Exactly. We’ll play anything that the fans want to hear. We put together two setlists; the one you heard tonight and the other one has got “Deader than Night”, “Red Light Fever”, “Manitou”, all the songs that nobody’s heard. I just said, “Let’s put all the shit that nobody got to hear in there. All my favorites like, “Woman”, “Lady Lust”, let’s just play all that. So that’s why we put the sets together with a bunch of classics and a bunch of songs that haven’t been played.

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Are there any plans for Venom Inc to go and record an album of new material?

People want to hear an album from us but we can’t fucking stop playing live shows [laughs]. Every time we finish a tour it’s like five minutes later we’re back out again [laughs]. We did South America then we had five days off and came here to the States. From here we go straight to Germany to headline a festival and then we go back home for three days and off to Asia and we end it in Australia. We’re supposed to finish the album but now they’re trying to book us for a European tour. Fucking hell man. We’re going to be playing live for the next three years.  What I don’t want people to think is that we’re not a fucking tribute band. We want to make it as real as possible.

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How did you actually come to be in Venom replacing Cronos after his departure?

What happened was that I had finished a European tour with my other band, Atomkraft. We were on tour with Nasty Savage and Exumer and when we came back from that tour the guitarist went fucking loopy. He went just nuts and wanted to go and play with puppets and the singer decided he was just going to move away. The drummer, said to me that we could get other people. We had just done the best we’d ever done as that band so I had enough. We were managed by the same people who managed Venom and about a week later I got a phone call to meet with Abaddon and their manager. I figured that they were going to talk about my other band and what we were going to do. I walked in thinking that’s what they were going to say and they said, “Look. Cronos has left with the other two guitarists after Calm Before the Storm. He’s relocated to America and we’ve got a deal on the table for three albums so we’re looking for a bassist/singer. I was like, “Alright. Do you want me to have a look around and see if I can find someone for you?” [laughs] They were like, “No. You!” So I was like, “Fuck it. Why not?” [laughs] I love Venom.

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I wanted to ask you about the Prime Evil album. It pretty much sounds like it should’ve been the follow up to At War With Satan in my opinion.

It was a very natural progression. We were all friends and I was a fan of the stuff they did and knew it inside out. Abaddon said, “We need to do an album that is closer to what we were. We lost track and you’re the one that knows us better than we know ourselves so you do it.” I told him that the only way we could really do this was to get Mantas back in the band. It needed to be those two to get that chemistry.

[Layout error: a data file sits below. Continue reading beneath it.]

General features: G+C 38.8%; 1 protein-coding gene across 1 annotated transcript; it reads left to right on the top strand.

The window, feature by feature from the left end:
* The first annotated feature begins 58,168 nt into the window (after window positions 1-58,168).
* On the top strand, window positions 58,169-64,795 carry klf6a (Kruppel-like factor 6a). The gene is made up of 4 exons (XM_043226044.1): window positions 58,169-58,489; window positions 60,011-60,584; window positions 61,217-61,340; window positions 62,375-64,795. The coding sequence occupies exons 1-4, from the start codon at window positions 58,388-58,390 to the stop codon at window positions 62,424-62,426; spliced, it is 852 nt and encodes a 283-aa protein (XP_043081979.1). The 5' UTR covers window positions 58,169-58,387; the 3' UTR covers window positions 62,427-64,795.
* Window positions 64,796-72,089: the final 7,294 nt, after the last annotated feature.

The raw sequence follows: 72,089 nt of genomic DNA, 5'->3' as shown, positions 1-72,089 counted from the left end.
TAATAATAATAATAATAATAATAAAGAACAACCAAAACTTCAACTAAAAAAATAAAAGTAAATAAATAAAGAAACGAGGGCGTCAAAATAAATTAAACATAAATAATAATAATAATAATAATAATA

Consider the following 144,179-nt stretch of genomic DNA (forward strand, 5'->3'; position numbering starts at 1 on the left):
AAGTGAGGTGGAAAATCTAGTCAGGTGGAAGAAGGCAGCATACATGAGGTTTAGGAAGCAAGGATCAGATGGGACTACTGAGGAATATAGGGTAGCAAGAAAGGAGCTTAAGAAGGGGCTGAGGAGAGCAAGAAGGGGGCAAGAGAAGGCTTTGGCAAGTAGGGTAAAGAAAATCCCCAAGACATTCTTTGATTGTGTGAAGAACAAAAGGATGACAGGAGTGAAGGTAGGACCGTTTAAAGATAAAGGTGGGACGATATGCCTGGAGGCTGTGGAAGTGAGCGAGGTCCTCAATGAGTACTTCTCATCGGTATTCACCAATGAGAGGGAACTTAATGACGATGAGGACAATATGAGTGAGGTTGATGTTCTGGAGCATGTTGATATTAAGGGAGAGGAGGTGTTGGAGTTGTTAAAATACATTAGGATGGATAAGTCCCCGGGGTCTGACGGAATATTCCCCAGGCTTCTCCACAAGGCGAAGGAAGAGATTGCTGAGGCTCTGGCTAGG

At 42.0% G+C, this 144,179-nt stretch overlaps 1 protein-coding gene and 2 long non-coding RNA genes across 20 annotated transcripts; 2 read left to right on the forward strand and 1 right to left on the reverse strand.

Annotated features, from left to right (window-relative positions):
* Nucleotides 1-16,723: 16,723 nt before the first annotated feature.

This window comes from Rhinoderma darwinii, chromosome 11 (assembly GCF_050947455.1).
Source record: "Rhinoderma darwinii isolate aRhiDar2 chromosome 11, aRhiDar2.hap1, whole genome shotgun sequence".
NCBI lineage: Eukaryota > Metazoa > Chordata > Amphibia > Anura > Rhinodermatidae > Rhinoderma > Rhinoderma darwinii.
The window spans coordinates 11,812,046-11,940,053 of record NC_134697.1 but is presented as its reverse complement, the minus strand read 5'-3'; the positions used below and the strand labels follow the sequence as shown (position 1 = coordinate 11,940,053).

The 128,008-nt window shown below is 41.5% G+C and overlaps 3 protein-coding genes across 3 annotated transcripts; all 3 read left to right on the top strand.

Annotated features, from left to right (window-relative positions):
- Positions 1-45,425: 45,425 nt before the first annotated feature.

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What did you do to get to that place that allowed you to connect with that classic Venom sound and energy?

What I did for three months before that recording was that I listened to “Welcome to Hell” every night when I went to sleep with the headphones on [laughs]. I did that to get my mind into the frame. It’s not about writing a song that mimics “Poison” or mimics “Schizo”, it’s about writing songs that “feel” like those songs. I had to get into that zone. I think with “Blacked are the Priests”, “Carnivorous”, and “Parasite”, I managed to get that vicious attack of it. It’s not as Satanic as the stuff before.

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Well, the guys in Venom weren’t even really Satanists to begin with, correct?

Well, I’ve been a Satanist since 1983. None of the others in the band are actual Satanists so the irony when people say stuff like, “Cronos is the mighty and you’re singing songs about Satan” I’m like, “Well, I the actual Satanist in the band [laughs]. It doesn’t matter because it’s an ethos. It’s not about burning churches and burning crosses and virgins and chickens. It’s about a principal and I just knew that it has to be honest. If it’s not honest I can’t do it. I just put myself out there and tried to make it as honest as possible and that’s what we did with Prime Evil. It was honest.

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Seeing the show tonight was easily one of the most amazing things I’ve ever seen. I mean, I have never seen Venom live and the excitement and energy that was in the room was so intense. I really loved seeing that energy and passion coming right back from you all.

Thank you so much. The fucking energy is there. I’ve had people tell me, “You made me feel like I was 14 again.” Fucking hell, you made ME feel like I was 14 because it works both ways. If I look at you and you look at me and we connect it’s there.   We played this little place in Denmark that was like an attic and the people were right in our faces at the same level. When we die “Warhead”, I was on the mic and he was on the mic with me and we sang that song to each other eye to eye. We made that connection. If you play Wacken, Sonisphere, or any other great festival, the people are 400 miles away. 20,000 people, 50,000 people, it’s great. Brilliant. But playing this fucking room here tonight, even though it wasn’t it packed, I could feel your energy. I don’t give a fuck if there’s 20,000 people there and they all buy merch. I can play a club like this and barely make any money but everyone leaves the place saying, “That blew my mind”, that for me, personally, that’s why I’m doing this. I’ve been underground since 1978 and I’ll be underground until I die but I’ll die like Lemmy. I’ll die doing what I love and that’s the way I want to go.